Oil-in-water (O/W) emulsions are expected to be formed in the process of surfactant flooding for heavy oil reservoirs in order to strengthen the fluidity of heavy oil and enhance oil recovery. However, there is still a lack of detailed understanding of mechanisms and effects involved in the flow of O/W emulsions in porous media. In this study, a pore-scale transparent model packed with glass beads was first used to investigate the transport and retention mechanisms of in situ generated O/W emulsions. Then, a double-sandpack model with different permeabilities was used to further study the effect of in situ formed O/W emulsions on the improvement of sweep efficiency and oil recovery. The pore-scale visualization experiment presented an in situ emulsification process. The in situ formed O/W emulsions could absorb to the surface of pore-throats, and plug pore-throats through mechanisms of capture-plugging (by a single emulsion droplet) and superposition-plugging or annulus-plugging (by multiple emulsion droplets). The double-sandpack experiments proved that the in situ formed O/W emulsion droplets were beneficial for the mobility control in the high permeability sandpack and the oil recovery enhancement in the low permeability sandpack. The size distribution of the produced emulsions proved that larger pressures were capable to displace larger O/W emulsion droplets out of the pore-throat and reduce their retention volumes.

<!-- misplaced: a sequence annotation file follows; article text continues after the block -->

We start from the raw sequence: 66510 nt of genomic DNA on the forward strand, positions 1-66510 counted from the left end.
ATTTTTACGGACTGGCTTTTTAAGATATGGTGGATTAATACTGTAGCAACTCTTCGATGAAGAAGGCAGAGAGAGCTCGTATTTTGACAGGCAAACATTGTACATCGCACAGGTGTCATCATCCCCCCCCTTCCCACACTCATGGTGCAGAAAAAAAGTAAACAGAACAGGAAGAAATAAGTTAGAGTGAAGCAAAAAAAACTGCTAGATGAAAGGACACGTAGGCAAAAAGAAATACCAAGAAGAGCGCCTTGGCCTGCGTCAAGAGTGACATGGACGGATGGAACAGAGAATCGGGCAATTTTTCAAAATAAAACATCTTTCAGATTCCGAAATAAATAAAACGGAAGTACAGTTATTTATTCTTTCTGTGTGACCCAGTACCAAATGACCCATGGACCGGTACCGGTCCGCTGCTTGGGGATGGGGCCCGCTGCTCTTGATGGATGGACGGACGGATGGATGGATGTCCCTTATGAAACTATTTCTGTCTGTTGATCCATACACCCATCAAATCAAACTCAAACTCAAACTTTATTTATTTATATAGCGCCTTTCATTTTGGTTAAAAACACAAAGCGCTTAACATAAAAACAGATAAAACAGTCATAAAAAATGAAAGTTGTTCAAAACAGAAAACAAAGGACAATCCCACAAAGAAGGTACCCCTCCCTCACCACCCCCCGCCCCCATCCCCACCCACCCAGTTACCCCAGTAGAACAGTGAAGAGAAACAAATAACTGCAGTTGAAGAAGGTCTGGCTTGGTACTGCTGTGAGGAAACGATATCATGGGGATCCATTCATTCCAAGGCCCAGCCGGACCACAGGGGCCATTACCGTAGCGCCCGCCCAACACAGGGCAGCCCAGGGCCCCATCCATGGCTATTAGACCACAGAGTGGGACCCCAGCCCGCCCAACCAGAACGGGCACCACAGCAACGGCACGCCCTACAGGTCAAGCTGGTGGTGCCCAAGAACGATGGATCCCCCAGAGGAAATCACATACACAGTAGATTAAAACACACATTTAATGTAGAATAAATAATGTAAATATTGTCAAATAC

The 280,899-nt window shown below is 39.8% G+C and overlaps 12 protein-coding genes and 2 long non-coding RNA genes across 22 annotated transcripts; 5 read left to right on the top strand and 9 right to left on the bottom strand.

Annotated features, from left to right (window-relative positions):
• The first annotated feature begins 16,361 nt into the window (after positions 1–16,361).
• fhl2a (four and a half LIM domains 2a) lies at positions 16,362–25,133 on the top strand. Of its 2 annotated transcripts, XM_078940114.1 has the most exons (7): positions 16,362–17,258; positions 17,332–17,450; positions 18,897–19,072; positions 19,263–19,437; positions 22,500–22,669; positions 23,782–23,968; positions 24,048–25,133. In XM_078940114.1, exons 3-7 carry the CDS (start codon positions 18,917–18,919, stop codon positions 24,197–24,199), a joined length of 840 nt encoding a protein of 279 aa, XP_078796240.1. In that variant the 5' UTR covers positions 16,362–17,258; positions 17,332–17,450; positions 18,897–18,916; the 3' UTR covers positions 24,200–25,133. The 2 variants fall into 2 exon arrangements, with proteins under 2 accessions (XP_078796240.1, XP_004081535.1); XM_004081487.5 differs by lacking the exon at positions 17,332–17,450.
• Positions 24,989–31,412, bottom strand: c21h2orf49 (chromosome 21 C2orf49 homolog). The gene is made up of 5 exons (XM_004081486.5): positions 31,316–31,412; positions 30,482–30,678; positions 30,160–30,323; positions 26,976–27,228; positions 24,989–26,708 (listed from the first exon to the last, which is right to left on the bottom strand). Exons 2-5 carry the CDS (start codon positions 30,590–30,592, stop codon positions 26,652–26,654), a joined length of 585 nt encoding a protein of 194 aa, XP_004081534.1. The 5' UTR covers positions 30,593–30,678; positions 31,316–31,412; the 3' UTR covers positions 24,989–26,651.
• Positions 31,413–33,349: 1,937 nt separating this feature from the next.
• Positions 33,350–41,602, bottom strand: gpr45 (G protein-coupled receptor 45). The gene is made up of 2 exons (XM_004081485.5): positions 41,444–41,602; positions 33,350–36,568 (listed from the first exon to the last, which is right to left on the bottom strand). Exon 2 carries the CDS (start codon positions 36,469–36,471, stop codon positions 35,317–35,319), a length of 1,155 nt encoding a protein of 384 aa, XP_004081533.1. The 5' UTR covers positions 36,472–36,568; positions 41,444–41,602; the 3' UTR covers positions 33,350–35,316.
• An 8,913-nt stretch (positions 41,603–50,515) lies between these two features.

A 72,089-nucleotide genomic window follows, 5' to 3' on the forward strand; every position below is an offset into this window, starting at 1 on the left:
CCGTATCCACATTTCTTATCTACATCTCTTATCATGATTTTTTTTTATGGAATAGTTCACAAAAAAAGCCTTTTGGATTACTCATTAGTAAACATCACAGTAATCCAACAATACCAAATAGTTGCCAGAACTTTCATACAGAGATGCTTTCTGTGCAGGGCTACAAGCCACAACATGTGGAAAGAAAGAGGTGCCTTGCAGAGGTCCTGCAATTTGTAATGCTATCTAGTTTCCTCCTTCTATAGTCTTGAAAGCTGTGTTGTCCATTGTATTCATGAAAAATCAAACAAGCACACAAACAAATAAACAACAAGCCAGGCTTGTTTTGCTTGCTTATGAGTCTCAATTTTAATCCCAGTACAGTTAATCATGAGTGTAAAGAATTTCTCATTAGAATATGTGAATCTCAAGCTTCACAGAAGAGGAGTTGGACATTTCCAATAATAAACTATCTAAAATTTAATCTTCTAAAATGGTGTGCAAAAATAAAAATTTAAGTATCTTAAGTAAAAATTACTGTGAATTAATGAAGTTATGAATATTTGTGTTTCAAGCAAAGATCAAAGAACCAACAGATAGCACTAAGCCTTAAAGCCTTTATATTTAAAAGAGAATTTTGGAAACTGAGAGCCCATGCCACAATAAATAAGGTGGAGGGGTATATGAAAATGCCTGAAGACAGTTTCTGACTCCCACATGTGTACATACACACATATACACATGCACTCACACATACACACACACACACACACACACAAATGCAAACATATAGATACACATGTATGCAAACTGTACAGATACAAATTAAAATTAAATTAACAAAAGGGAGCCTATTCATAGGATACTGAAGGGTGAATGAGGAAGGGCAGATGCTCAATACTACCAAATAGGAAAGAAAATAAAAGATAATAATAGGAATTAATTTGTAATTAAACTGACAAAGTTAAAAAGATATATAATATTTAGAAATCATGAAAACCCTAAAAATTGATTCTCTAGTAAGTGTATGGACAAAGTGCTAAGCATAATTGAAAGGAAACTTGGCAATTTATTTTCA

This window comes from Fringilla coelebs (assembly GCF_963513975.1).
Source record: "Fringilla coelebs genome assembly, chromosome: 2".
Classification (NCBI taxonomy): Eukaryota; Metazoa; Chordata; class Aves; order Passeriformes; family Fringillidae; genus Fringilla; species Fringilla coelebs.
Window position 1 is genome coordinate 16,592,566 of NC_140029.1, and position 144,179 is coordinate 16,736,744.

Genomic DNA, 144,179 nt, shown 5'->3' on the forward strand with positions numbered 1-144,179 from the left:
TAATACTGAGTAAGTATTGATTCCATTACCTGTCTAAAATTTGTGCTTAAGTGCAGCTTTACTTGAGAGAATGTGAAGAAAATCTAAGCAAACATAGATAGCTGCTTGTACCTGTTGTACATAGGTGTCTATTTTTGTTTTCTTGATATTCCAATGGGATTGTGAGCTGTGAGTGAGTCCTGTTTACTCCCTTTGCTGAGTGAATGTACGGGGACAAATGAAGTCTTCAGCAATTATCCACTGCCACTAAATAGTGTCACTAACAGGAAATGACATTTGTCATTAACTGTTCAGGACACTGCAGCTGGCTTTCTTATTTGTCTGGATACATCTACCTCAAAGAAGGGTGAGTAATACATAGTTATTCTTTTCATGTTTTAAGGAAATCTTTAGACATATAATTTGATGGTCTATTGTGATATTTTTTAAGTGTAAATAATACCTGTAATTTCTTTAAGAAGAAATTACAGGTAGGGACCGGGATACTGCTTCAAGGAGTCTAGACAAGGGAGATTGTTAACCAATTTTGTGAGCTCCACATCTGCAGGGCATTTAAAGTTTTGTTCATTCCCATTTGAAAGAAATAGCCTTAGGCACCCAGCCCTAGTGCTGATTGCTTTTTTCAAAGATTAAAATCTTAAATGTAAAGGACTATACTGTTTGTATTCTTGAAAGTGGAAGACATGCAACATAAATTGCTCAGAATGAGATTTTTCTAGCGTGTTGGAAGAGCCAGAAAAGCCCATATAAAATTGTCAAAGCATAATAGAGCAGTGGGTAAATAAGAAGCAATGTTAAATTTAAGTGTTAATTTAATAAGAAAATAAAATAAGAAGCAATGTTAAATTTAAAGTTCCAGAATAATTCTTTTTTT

Pore-Scale Transport Mechanisms and Macroscopic Displacement Effects of In-Situ Oil-in-Water Emulsions in Porous Media
Contributed by the Petroleum Division of ASME for publication in the JOURNAL OF ENERGY RESOURCES TECHNOLOGY. Manuscript received February 18, 2016; final manuscript received May 2, 2018; published online May 29, 2018. Assoc. Editor: Daoyong (Tony) Yang.
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Lu, C., Zhao, W., Liu, Y., and Dong, X. (May 29, 2018). "Pore-Scale Transport Mechanisms and Macroscopic Displacement Effects of In-Situ Oil-in-Water Emulsions in Porous Media." ASME. J. Energy Resour. Technol. October 2018; 140(10): 102904. https://doi.org/10.1115/1.4040200
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